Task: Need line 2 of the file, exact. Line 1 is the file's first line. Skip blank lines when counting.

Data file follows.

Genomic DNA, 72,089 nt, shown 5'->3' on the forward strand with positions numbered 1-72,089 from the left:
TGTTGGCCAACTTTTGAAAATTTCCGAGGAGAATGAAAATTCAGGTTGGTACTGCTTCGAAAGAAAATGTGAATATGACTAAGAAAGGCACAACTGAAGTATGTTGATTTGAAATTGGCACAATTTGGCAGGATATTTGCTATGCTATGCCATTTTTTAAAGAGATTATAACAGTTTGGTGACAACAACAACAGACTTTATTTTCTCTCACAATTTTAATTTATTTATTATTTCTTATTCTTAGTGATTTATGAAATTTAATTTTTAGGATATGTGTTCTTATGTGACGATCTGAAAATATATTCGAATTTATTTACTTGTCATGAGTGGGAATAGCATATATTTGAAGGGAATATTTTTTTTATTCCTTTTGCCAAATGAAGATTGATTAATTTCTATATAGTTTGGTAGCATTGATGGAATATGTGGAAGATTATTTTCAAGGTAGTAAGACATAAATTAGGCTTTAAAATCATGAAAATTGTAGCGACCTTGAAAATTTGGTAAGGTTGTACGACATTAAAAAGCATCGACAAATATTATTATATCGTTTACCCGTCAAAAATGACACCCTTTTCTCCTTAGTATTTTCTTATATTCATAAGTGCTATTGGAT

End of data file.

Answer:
TGTTGGCCAACTTTTGAAAATTTCCGAGGAGAATGAAAATTCAGGTTGGTACTGCTTCGAAAGAAAATGTGAATATGACTAAGAAAGGCACAACTGAAGTATGTTGATTTGAAATTGGCACAATTTGGCAGGATATTTGCTATGCTATGCCATTTTTTAAAGAGATTATAACAGTTTGGTGACAACAACAACAGACTTTATTTTCTCTCACAATTTTAATTTATTTATTATTTCTTATTCTTAGTGATTTATGAAATTTAATTTTTAGGATATGTGTTCTTATGTGACGATCTGAAAATATATTCGAATTTATTTACTTGTCATGAGTGGGAATAGCATATATTTGAAGGGAATATTTTTTTTATTCCTTTTGCCAAATGAAGATTGATTAATTTCTATATAGTTTGGTAGCATTGATGGAATATGTGGAAGATTATTTTCAAGGTAGTAAGACATAAATTAGGCTTTAAAATCATGAAAATTGTAGCGACCTTGAAAATTTGGTAAGGTTGTACGACATTAAAAAGCATCGACAAATATTATTATATCGTTTACCCGTCAAAAATGACACCCTTTTCTCCTTAGTATTTTCTTATATTCATAAGTGCTATTGGAT